Batman: Year One
The point was to put more focus on the parts directly adapted from the Frank Miller graphic novel while putting the mystery and mystique back into Batman’s origins. Many people praise Christopher Nolan’s attempt at creating an entirely realistic and logical approach to the Batman legend. Sometimes, I felt the filmmakers spent so much time on the exposition of the premise, that the entire thing became entirely too real. David Mazzucchelli wrote
“Once a depiction veers toward realism, each new detail releases a torrent of questions that exposes the absurdity at the heart of the genre. The more ‘realistic’ super heroes become, the less believable they are.” With this in mind, I set out to re-create the obscurity to the premise of which it generates from, creating a realistic, but still believable super hero film. The viewer is asked to accept much more about the premise than is given, and close their mind to the questions that inevitably come up once a premise has become too real.
The scenes in which Bruce spends years in China learning ninjitsu (Chinese ninjitsu apparently), the time he spends putting together his costume and arsenal, Bruce’s time spent with Lucious Fox, are all deleted. The resulting atmosphere is very similar to that of Burton’s Batman, in which instead of getting an hour of needless explanation of an idea we’ve accepted since 1939, we get right to Batman’s first few shaky months in the fight on crime, his building relationship with James Gordon, and the growing tension between him and the police department.
Bruce Wayne as a character has been reduced to a facade. It is edited so the only time you ever see him open his mouth, he’s in super douche-bag mode, playing up his rich and spoiled brat routine. In the comic, the readers only ever see Bruce when he is playing the boy billionaire to throw off Gordon, while other times see him in complete silence in contemplation and reverie–the film now reflects this portrayal.
Ducard is cut. His part in the second half of the film was out of place once his part in the first half was eliminated. The attack on Gotham is no longer planned and executed by the League of Shadows, but by Scarecrow and his associates. His character has gained screen-time in the now hour-long film.
In addition, the cheesy parts are cut. Some annoying moments with Katie Holmes have been trimmed, the very cliche incompetent cop reactions during the Tumbler chase scene have been removed, and many other changes have been made to provide a loose, but faithful interpretation of Frank Miller’s work.
I enjoyed this edit but it could have been better.
It’s been years since I have read Batman Year One but I remember that one of the great things about it was seeing Batman make mistakes and learn from them. He wasn’t always a pro at crime fighting and it showed him growing into that role through trial and error.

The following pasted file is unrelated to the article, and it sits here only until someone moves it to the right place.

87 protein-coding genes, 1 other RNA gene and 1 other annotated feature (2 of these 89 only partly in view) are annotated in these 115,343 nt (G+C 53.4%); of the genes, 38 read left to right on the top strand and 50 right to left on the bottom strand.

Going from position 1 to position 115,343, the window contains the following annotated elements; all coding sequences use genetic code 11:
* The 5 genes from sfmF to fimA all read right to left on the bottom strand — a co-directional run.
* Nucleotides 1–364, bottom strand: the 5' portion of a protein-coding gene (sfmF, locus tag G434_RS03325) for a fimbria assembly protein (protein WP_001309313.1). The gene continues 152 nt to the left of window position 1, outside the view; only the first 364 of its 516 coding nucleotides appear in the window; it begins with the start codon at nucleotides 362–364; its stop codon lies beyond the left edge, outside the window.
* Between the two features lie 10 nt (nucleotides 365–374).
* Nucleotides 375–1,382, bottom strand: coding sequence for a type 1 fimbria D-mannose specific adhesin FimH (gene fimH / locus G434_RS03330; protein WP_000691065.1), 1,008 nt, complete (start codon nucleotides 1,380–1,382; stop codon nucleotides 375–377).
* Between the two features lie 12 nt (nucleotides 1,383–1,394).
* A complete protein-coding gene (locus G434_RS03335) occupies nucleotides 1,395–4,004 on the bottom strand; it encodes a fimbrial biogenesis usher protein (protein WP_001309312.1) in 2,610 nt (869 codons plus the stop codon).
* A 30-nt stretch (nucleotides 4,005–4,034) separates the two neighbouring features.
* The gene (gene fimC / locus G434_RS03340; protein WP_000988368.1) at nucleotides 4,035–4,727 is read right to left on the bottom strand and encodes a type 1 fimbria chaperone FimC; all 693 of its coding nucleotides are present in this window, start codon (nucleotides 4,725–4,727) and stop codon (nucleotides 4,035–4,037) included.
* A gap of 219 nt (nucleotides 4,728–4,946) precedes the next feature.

This edit shows some of this but snipped a little too much of Batman/Bruce being injured. The effects of Scarecrow’s fear gas on him was cut short after Batman crashed to the pavement. It would have been good too see that he was laid up in bed for a couple of days and that he developed an antidote for the toxin. Instead, he is suddenly well and has the antidote handy shortly thereafter.
I actually like it that Ra’s was cut from the movie, even though this does indeed sacrifice coherency.
Even better, I actually like Rachel Dawes in this version. Which is surprising because I always hated her existence on the sole principle that she was made up for the movie and not a “real” Batman character. When I first saw Batman Begins at the theatre, I was like.. “Who the f*** is Rachel Dawes?”
Anyway, the whole Bruce/Rachel saga is toast and Batman is simply out to save somebody who also wants to make Gotham a better city. It could just as easily have been James Gordon that he was trying to save and it would play out the same way. The Batman/Rachel interaction is drastically better in this edit than the official movie.
Generally, I enjoyed this faster paced Batman edit but too much was cut.
Although it is 61 minutes, the last 10 are the end credits and that is way too long. So the edit is actually a mere 50 minutes of movie time.
Which is good in a way, when all you want is meat without any potatoes or gravy.
I’d like to offer a bit of a counterpoint to the first review. [NOTE: Review in question not added.] While admittedly, there isn’t much effort put into tying everything together in a neat little package, that’s kind of the point. We all know the batman origin story. We don’t really need all the little details. While I wouldn’t suggest anyone try this with a character that is less well known, Batman is a cultural icon. The audience is completely capable of filling in any blanks on their own. While I do think that a little more back story would be welcome, I think that as a separate work (i.e., if not in comparison to the original) that this is very successful. Now obviously, this edit would never make it as a Hollywood blockbuster, but I think it would be great as the pilot for a Batman TV series, or perhaps the first part of a mini-series (because I must admit the end doesn’t really feel like an ending).
Honestly, I only have two real complaints. First, there should be fades between each new date, to make it feel like time has passed. Second, I don’t really feel that the way the climax is resolved makes sense. How does shooting down the monorail near Wayne Towers blowup the microwave gun that would have to have been somewhere in the narrows (since that’s where the water mains started bursting)? I understand that this was done as a way to still keep the train crash while eliminating Ra’s A Ghul, but I would rather see him left in. Overall though, I give this entry 4 Stars.